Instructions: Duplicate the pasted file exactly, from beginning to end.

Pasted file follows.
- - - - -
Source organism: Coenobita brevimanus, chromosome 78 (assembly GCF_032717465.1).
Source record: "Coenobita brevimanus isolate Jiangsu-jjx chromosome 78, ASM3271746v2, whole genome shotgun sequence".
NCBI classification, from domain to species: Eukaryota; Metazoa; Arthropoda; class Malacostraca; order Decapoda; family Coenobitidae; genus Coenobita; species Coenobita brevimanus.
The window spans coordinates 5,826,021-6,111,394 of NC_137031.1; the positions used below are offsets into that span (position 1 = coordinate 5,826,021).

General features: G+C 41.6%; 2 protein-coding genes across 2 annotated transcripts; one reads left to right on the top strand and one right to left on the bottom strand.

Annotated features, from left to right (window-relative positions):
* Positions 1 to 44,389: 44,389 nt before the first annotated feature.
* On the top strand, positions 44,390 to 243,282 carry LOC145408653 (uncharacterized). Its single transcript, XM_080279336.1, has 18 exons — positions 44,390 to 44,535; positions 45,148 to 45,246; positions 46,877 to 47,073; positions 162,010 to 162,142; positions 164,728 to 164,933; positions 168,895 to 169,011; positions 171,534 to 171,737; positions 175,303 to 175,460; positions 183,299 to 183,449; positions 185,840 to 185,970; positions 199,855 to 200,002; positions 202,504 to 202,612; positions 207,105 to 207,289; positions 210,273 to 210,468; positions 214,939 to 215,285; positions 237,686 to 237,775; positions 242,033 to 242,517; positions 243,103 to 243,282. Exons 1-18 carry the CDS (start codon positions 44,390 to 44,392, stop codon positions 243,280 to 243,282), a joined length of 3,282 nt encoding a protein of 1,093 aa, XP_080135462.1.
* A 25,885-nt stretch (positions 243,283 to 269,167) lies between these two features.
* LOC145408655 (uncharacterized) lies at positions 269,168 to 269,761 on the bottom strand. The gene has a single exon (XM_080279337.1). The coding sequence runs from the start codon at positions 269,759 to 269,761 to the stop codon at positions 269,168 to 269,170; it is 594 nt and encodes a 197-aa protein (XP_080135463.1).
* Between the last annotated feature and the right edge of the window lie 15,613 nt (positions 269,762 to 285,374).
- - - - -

Source organism: Coenobita brevimanus, chromosome 78 (assembly GCF_032717465.1).
Source record: "Coenobita brevimanus isolate Jiangsu-jjx chromosome 78, ASM3271746v2, whole genome shotgun sequence".
NCBI classification, from domain to species: Eukaryota; Metazoa; Arthropoda; class Malacostraca; order Decapoda; family Coenobitidae; genus Coenobita; species Coenobita brevimanus.
The window spans coordinates 5,826,021-6,111,394 of NC_137031.1; the positions used below are offsets into that span (position 1 = coordinate 5,826,021).

General features: G+C 41.6%; 2 protein-coding genes across 2 annotated transcripts; one reads left to right on the top strand and one right to left on the bottom strand.

Annotated features, from left to right (window-relative positions):
* Positions 1 to 44,389: 44,389 nt before the first annotated feature.
* On the top strand, positions 44,390 to 243,282 carry LOC145408653 (uncharacterized). Its single transcript, XM_080279336.1, has 18 exons — positions 44,390 to 44,535; positions 45,148 to 45,246; positions 46,877 to 47,073; positions 162,010 to 162,142; positions 164,728 to 164,933; positions 168,895 to 169,011; positions 171,534 to 171,737; positions 175,303 to 175,460; positions 183,299 to 183,449; positions 185,840 to 185,970; positions 199,855 to 200,002; positions 202,504 to 202,612; positions 207,105 to 207,289; positions 210,273 to 210,468; positions 214,939 to 215,285; positions 237,686 to 237,775; positions 242,033 to 242,517; positions 243,103 to 243,282. Exons 1-18 carry the CDS (start codon positions 44,390 to 44,392, stop codon positions 243,280 to 243,282), a joined length of 3,282 nt encoding a protein of 1,093 aa, XP_080135462.1.
* A 25,885-nt stretch (positions 243,283 to 269,167) lies between these two features.
* LOC145408655 (uncharacterized) lies at positions 269,168 to 269,761 on the bottom strand. The gene has a single exon (XM_080279337.1). The coding sequence runs from the start codon at positions 269,759 to 269,761 to the stop codon at positions 269,168 to 269,170; it is 594 nt and encodes a 197-aa protein (XP_080135463.1).
* Between the last annotated feature and the right edge of the window lie 15,613 nt (positions 269,762 to 285,374).